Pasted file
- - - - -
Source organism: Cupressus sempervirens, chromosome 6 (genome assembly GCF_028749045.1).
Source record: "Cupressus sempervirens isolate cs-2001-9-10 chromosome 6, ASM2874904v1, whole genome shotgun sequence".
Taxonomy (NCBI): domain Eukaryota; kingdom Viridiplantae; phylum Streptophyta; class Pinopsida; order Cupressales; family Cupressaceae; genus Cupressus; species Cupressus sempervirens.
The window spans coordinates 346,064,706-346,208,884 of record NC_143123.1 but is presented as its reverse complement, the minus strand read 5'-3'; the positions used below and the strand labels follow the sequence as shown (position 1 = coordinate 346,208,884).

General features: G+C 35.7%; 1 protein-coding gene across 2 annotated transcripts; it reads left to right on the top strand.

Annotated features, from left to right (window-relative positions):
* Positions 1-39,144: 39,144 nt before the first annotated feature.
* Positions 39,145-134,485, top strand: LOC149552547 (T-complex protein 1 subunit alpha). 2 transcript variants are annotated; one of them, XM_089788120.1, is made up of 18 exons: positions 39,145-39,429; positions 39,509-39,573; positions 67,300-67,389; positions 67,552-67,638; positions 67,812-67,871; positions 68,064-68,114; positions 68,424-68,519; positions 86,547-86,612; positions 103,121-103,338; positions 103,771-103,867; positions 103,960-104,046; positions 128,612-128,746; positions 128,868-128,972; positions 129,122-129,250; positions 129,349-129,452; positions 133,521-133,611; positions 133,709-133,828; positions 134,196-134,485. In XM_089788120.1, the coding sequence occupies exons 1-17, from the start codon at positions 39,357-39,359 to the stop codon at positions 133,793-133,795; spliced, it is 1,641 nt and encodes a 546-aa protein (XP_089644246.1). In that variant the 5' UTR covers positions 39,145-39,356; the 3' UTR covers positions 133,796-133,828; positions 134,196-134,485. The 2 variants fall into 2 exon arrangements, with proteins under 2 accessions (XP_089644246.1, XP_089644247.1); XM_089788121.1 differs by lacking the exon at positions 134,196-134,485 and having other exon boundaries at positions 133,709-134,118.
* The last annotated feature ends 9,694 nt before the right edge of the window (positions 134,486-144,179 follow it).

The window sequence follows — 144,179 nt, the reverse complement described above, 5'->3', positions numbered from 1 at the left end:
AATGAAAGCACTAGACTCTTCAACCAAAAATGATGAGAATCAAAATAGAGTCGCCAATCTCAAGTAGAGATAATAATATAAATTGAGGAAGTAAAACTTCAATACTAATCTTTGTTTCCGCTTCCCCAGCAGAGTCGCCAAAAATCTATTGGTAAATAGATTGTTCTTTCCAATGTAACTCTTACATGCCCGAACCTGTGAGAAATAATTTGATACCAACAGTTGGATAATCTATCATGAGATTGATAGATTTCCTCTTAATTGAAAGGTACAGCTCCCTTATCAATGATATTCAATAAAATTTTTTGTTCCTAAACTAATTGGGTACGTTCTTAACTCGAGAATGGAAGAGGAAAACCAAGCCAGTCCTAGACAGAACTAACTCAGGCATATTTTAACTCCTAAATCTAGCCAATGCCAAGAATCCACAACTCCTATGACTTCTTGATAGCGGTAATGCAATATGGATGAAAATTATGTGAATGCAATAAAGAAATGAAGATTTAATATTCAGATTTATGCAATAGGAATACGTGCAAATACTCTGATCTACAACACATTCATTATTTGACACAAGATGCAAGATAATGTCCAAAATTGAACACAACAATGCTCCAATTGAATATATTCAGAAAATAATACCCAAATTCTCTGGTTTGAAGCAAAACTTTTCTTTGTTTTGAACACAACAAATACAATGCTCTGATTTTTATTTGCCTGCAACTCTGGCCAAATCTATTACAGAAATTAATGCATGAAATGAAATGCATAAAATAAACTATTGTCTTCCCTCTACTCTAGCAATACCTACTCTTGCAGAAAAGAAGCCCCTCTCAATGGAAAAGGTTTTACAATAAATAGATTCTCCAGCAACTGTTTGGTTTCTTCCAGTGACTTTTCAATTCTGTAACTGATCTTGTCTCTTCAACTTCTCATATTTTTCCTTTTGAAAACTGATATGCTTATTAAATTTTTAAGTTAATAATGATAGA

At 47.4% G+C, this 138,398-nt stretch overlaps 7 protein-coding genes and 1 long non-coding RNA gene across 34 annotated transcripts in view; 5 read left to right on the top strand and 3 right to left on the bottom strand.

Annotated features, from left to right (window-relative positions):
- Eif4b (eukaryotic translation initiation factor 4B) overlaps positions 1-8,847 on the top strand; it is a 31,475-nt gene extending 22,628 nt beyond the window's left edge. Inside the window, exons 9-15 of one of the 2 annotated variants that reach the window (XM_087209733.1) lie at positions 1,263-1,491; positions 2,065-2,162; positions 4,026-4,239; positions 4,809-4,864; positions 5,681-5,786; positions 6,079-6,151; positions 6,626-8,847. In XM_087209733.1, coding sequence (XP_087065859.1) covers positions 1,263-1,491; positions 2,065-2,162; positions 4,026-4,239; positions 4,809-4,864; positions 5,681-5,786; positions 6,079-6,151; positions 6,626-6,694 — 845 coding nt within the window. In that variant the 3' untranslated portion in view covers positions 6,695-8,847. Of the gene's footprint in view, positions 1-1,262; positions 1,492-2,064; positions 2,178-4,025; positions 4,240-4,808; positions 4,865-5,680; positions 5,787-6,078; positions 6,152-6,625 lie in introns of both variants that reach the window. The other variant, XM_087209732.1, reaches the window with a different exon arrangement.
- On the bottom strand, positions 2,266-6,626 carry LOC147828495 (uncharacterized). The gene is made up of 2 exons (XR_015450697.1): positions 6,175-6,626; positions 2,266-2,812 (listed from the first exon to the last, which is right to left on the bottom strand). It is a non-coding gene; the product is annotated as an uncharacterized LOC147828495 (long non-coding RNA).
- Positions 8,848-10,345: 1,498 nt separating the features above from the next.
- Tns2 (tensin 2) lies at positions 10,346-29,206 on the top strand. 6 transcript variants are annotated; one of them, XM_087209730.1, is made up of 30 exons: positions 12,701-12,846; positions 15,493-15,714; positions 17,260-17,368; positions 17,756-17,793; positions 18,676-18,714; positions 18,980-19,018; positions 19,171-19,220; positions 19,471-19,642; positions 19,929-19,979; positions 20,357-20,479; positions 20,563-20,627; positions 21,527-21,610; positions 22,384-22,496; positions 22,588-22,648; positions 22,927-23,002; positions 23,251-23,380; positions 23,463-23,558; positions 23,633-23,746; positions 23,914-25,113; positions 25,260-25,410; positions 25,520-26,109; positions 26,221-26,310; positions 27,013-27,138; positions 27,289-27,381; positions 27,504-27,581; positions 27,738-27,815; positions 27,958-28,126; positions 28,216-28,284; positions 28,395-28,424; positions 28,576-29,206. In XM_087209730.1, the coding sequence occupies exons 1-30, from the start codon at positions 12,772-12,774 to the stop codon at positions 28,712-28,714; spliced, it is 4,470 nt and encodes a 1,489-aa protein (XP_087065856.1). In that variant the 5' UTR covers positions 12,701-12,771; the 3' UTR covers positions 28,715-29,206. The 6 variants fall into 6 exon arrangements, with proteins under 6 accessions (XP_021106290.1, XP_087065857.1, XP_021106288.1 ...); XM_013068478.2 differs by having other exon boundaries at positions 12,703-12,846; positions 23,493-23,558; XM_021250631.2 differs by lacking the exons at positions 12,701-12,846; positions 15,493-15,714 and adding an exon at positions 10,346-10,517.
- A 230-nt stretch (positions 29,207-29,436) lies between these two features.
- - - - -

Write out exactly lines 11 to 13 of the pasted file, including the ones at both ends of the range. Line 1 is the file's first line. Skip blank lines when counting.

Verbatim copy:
AATGAAAGCACTAGACTCTTCAACCAAAAATGATGAGAATCAAAATAGAGTCGCCAATCTCAAGTAGAGATAATAATATAAATTGAGGAAGTAAAACTTCAATACTAATCTTTGTTTCCGCTTCCCCAGCAGAGTCGCCAAAAATCTATTGGTAAATAGATTGTTCTTTCCAATGTAACTCTTACATGCCCGAACCTGTGAGAAATAATTTGATACCAACAGTTGGATAATCTATCATGAGATTGATAGATTTCCTCTTAATTGAAAGGTACAGCTCCCTTATCAATGATATTCAATAAAATTTTTTGTTCCTAAACTAATTGGGTACGTTCTTAACTCGAGAATGGAAGAGGAAAACCAAGCCAGTCCTAGACAGAACTAACTCAGGCATATTTTAACTCCTAAATCTAGCCAATGCCAAGAATCCACAACTCCTATGACTTCTTGATAGCGGTAATGCAATATGGATGAAAATTATGTGAATGCAATAAAGAAATGAAGATTTAATATTCAGATTTATGCAATAGGAATACGTGCAAATACTCTGATCTACAACACATTCATTATTTGACACAAGATGCAAGATAATGTCCAAAATTGAACACAACAATGCTCCAATTGAATATATTCAGAAAATAATACCCAAATTCTCTGGTTTGAAGCAAAACTTTTCTTTGTTTTGAACACAACAAATACAATGCTCTGATTTTTATTTGCCTGCAACTCTGGCCAAATCTATTACAGAAATTAATGCATGAAATGAAATGCATAAAATAAACTATTGTCTTCCCTCTACTCTAGCAATACCTACTCTTGCAGAAAAGAAGCCCCTCTCAATGGAAAAGGTTTTACAATAAATAGATTCTCCAGCAACTGTTTGGTTTCTTCCAGTGACTTTTCAATTCTGTAACTGATCTTGTCTCTTCAACTTCTCATATTTTTCCTTTTGAAAACTGATATGCTTATTAAATTTTTAAGTTAATAATGATAGA

At 47.4% G+C, this 138,398-nt stretch overlaps 7 protein-coding genes and 1 long non-coding RNA gene across 34 annotated transcripts in view; 5 read left to right on the top strand and 3 right to left on the bottom strand.

Annotated features, from left to right (window-relative positions):